Halloween Kills Could Have Given Laurie A Flashback Scene, And Now I’ve Got FOMO

 Jamie Lee Curtis looks out from her hospital room in Halloween Kills.
Jamie Lee Curtis looks out from her hospital room in Halloween Kills.

David Gordon Green's requel Halloween trilogy garnered mixed opinions and critical responses, particularly concerning its less well-received final two installments. However, it's hard to overlook the remarkable flashbacks in Halloween Kills. These moments, though used sparingly, skillfully resurrected John Carpenter's 1978 masterpiece horror movie by featuring a young Michael and a brilliantly portrayed Loomis, brought to life by Tom Jones, Jr., the film’s art director, with the assistance of convincing makeup appliances (and no CGI whatsoever). Surprisingly, fans were apparently almost were given a flashback scene with Laurie as well, and I can't help but feel a severe case of FOMO creeping in.

According to a report released by Slash Film, the original draft of Kills, which was co-written by David Gordon Green, Danny McBride, and Scott Teems, would've featured a scene set on the night in 1978 when Michael came home. These flashback sequences were set to include moments with a young Laurie Strode, essentially re-enacting the iconic events of Carpenter's OG slasher. The tantalizing details of these unshot scenes were revealed in Abbie Bernstein's new book, Halloween: The Official Making of Halloween, Halloween Kills, and Halloween Ends.

Jamie Lee Curtis achieved her breakthrough role in the original 1978 film. Early in her career, she immersed herself in the horror genre, starring in high-profile genre flicks such as The Fog, Prom Night, Terror Train and Halloween II in the subsequent years.

Interestingly, Scott Teems initially contemplated setting substantial portions of Halloween Kills in 1978. Nevertheless, this notion presented a formidable challenge due to the actress' iconic stature within the horror genre. It would have required casting a younger actress to portray the young Laurie Strode. As a result, Teems' fellow screenwriters eventually determined that this approach was impractical.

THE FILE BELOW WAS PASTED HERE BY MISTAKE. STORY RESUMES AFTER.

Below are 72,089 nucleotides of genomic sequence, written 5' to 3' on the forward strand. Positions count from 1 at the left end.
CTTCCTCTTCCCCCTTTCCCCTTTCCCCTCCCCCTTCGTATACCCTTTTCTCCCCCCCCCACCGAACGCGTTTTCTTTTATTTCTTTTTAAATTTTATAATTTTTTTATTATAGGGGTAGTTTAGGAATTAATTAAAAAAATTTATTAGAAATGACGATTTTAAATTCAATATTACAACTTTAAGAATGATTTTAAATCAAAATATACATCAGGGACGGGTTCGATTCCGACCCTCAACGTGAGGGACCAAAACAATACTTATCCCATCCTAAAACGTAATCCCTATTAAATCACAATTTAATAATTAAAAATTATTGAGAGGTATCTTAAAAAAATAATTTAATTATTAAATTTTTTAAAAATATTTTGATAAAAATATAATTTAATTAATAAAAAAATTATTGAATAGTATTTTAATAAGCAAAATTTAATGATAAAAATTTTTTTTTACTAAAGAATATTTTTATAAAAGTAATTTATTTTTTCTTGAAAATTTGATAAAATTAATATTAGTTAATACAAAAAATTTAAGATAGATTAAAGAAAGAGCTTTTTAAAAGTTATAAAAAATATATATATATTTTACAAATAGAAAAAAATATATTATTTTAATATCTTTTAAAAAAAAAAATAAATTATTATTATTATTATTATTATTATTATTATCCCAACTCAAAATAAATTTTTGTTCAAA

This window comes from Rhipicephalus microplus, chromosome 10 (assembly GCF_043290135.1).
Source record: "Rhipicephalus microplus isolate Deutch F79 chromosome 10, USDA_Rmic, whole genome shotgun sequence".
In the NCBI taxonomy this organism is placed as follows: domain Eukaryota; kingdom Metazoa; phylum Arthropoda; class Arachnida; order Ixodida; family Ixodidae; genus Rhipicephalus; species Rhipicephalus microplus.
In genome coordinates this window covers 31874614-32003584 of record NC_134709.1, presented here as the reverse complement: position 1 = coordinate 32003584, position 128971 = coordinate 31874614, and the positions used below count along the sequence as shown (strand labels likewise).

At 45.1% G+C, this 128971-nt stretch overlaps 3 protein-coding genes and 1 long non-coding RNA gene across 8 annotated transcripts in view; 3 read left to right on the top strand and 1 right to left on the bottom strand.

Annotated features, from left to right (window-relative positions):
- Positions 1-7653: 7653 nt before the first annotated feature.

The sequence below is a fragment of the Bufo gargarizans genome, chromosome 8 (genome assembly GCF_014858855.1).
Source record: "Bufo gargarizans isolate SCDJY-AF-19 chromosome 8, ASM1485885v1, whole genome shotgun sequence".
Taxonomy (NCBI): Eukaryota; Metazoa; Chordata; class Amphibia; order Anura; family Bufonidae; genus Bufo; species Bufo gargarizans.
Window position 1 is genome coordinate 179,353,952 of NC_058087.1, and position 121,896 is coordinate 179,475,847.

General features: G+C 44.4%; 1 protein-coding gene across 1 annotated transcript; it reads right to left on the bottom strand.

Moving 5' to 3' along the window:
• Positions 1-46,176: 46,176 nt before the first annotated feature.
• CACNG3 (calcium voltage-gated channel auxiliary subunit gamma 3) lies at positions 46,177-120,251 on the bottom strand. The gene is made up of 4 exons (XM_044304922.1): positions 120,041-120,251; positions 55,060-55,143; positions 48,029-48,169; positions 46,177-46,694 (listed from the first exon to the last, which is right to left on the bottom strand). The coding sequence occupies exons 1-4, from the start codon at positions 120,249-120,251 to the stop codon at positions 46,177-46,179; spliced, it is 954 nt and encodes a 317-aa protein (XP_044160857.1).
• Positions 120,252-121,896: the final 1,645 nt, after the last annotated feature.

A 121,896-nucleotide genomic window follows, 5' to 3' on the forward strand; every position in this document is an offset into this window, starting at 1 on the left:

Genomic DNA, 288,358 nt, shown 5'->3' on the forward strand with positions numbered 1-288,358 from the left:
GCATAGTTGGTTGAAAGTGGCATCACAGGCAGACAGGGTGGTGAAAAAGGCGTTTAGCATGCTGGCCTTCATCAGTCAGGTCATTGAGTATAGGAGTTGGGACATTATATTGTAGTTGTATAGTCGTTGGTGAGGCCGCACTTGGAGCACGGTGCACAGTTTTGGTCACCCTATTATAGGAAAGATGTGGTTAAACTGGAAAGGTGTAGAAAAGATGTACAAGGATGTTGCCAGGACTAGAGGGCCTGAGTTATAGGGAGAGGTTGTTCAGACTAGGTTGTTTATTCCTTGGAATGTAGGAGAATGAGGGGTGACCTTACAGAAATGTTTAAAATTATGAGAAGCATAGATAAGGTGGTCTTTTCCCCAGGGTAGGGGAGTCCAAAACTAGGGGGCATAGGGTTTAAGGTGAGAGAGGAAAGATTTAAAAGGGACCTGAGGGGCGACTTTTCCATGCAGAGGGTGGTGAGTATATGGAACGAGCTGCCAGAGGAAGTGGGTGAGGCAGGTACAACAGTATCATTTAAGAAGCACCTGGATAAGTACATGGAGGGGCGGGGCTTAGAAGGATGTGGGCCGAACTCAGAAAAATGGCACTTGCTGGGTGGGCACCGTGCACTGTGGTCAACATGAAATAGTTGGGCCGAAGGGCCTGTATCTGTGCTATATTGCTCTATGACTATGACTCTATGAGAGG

The team briefly considered taking a page from Indiana Jones' de-aging playbook, casting a younger actress, and digitally inserting a de-aged Jamie Lee Curtis's face onto her. Fortunately, given the hit-or-miss nature of the digital de-aging process, they eventually discarded this notion and opted for a more restrained use of flashbacks. Their concern was that if they dwelled too long in the events of the past, it might dilute the audience's engagement with the unfolding storyline they aimed to establish.

Scott Teems recollected David Gordon Green's response to his de-aging concepts, and he less than enthused. He quoted the director as saying:

I love a lot of this, but I'm realizing that there is unresolved stuff from the first movie [Halloween 2018], and the second movie needs to be a continuation of the night.

Though valid points are certainly made here, I can't help but get excited about the notion of having seen a flashback with young Laurie. It admittedly would've been hard to pull off, but it would've been a nice piece of connective tissue for this horror franchise's lore. So yeah, that FOMO is definitely setting in for me.

Scott Teems also acknowledged that perhaps his approach to crafting a slasher sequel had been overly lighthearted, stating, "Also, I think my script was too funny — it got gnarly, but it wasn't quite tonally right."

Danny McBride allegedly echoed the director's sentiments, more or less concurring with his perspective. He expressed his appreciation for the concept of extended flashbacks but rightfully pointed out:

People should be more concerned with what's happening in the storyline we set up.

The Blumhouse-produced trilogy has reached its conclusion. In this iteration of the convoluted “choose-your-own-adventure” timeline, the tales of Michael and Laurie culminated with the Halloween Ends finale and the gruesome fate of the white-masked killer. However, the franchise is already set to return, as a Halloween TV show is in the works. In the world of movies, no one is ever truly gone, so who knows, perhaps we'll witness a digitally rejuvenated Laurie in the not-so-distant future. Until then, I'll just be dwelling on what could've happened in Kills.

For those interested, David Gordon Green's Halloween trilogy, sans Laurie Strode flashbacks, is available for rental through various platforms. You can revisit the series conclusion, Halloween Ends, with an Amazon Prime Subscription. Horror fans might also be interested in checking out our schedule of 2023 new movie releases to see what upcoming horror movies are headed to a theater near you.